Posts Tagged ‘Science Fiction’

A Wee Worldbuilding Thought Experiment

May 16, 2015

No one has ever asked me where I get my ideas from, or if I’m worried I’ll run out of ideas. But if anyone ever cared to ask, I’d say, “from paying attention,” and, “no, because if I pay attention for five minutes an idea will present itself.”

Case in point (because I’m writing other shit, so I don’t want to tease this one out into a proper story right now) as follows.

Ingredient the first: the rebirth of feudalism. The rich are getting richer, the poor are getting poorer, and the middle class is disappearing. At some point, it stands to reason, the rich will consolidate the entirety of all the money. Seriously, something like half of the bottom 90% of Americans doesn’t actually possess money. They have so much debt that they live in a perpetual state of net loss.

No, I won’t post a source. You have the fucking internet, so why have you not been paying attention? Besides, this is a world-building thought experiment, so all I really need for a source is “shit I remember reading at some point.”

Also, the rich own politics. They’re nicer about it than when the also basically policed the land they owned as well, but they make the laws. Anyone who’s paying attention knows this.

But, family fortunes tend to be lost after a handful of generations. At some point I read something that said most had been lost after three generations.

This means that our dynastic overlords have an expiry date. Which means that the resources they’ve accumulated will be up for grabs in every hundred years or so. But only the already rich can grab them, because poor people don’t fucking get rich, because, jesus, a million things. The deck is stacked.

So we have rich families rising and falling in fortune, scheming and conniving to usurp each other.

Okay, ingredient the second: Emojis are replacing language, and some of them cost money. There was a NYT article recently about how emojis are causing problems with writing and reading skills. No, I’m not linking it, you have fucking Google.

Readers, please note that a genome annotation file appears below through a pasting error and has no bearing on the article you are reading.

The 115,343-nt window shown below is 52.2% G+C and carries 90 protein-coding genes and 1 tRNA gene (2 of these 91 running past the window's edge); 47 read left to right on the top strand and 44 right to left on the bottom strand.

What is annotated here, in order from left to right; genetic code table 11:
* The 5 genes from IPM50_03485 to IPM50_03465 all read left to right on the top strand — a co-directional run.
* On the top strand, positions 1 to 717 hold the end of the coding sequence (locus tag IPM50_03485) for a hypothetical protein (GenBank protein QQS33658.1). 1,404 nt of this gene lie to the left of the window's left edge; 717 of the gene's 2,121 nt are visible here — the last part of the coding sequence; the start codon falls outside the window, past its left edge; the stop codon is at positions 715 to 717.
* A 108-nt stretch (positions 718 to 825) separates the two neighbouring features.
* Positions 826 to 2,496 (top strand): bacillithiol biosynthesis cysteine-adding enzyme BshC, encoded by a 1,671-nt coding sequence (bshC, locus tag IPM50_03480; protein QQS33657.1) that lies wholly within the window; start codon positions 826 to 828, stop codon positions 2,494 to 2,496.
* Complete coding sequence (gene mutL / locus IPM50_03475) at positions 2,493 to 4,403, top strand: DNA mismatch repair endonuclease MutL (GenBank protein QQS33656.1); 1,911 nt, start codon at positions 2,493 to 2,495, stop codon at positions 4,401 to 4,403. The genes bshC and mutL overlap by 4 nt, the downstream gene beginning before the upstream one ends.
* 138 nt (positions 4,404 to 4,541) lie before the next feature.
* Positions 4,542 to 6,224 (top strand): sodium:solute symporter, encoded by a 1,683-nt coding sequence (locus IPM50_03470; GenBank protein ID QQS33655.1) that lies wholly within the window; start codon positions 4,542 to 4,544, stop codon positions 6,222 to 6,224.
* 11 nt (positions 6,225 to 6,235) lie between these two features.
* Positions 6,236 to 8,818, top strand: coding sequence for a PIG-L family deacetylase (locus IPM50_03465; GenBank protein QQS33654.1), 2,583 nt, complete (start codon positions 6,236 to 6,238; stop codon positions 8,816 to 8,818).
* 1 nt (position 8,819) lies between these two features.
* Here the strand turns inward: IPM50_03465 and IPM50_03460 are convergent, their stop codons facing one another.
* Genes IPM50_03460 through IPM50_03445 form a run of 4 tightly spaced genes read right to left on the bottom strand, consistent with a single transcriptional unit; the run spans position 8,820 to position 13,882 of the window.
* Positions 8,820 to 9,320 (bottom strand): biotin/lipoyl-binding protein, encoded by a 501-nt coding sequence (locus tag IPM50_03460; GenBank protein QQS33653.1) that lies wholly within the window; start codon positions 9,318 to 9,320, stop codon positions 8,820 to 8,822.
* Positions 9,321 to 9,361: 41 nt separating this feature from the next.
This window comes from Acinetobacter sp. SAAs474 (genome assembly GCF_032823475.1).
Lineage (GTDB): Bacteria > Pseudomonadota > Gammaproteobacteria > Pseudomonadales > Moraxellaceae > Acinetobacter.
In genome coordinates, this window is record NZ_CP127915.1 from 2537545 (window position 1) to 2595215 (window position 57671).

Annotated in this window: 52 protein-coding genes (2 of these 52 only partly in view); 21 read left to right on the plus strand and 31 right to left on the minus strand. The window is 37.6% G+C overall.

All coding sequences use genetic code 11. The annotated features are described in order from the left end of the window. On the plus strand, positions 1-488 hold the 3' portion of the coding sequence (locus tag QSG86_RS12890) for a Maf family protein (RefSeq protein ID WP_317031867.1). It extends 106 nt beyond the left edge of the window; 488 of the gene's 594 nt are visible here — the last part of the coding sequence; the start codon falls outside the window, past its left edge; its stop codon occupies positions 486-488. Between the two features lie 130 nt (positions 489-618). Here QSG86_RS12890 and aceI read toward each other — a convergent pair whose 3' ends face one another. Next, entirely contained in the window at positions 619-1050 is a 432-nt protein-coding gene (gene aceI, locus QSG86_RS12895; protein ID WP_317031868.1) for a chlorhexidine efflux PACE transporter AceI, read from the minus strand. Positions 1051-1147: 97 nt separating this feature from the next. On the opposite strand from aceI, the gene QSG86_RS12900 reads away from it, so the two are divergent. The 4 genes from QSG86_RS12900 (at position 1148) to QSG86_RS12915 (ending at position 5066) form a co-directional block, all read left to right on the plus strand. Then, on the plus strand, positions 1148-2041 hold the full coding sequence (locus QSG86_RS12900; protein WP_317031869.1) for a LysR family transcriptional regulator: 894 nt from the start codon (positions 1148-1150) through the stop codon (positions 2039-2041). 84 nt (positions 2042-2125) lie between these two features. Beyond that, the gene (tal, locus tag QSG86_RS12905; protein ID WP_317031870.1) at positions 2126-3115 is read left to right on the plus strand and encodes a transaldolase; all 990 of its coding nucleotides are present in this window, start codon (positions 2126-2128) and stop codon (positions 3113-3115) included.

Maybe it was an NPR article?

Anyway, emojis are replacing language, and some of them cost money. So if some people are very rich, and some people are very poor, it stands to reason that some people will have access to more emojis, and others will have access to fewer emojis.

Remember, if you don’t own the emoji pack, you can’t even read them on your device. All of the emojis you don’t own show up as placeholder symbols. So some people will essentially have access to more language. They will be able to communicate more ideas, and more complex ideas, because they can afford to own that language. The poor will literally have their ability to communicate and, even crazier, think abstractly and critically limited because they just can’t buy the “words.”

I mean, did you read that article about how “blue” wasn’t a concept for a long damn time? How there just wasn’t a word for it, so people probably didn’t even see it? William S Burroughs talked a lot about how language forms thought, and so have quite a few other critics. So what words would the rich keep to themselves? What thoughts do they not want the people below them thinking?

Bam, there’s a fucking world. I wouldn’t even make the main characters super poor; the rich need a consumer class, they’d just prefer it was a consumer class that didn’t have any real resources but credit. Of course, that consumer class can’t afford the more complex language, or they have “better” things on which to spend their debt, but they still have a handful more abstract concepts than the properly poor. The real key to making the story work is choosing what words and concepts the rich keep to themselves, and how lacking those words and concepts influences the way the debt-class thinks and talks.

Throw in a bildungsroman, or a prince-and-the-pauper, or a wrong-side-of-the-tracks romance, or a visitor-from-another-place (like, a place that doesn’t use emojis), or, hell, even a fucking roman à clef about struggling to be a writer, and you’ve got yourself a god damn story.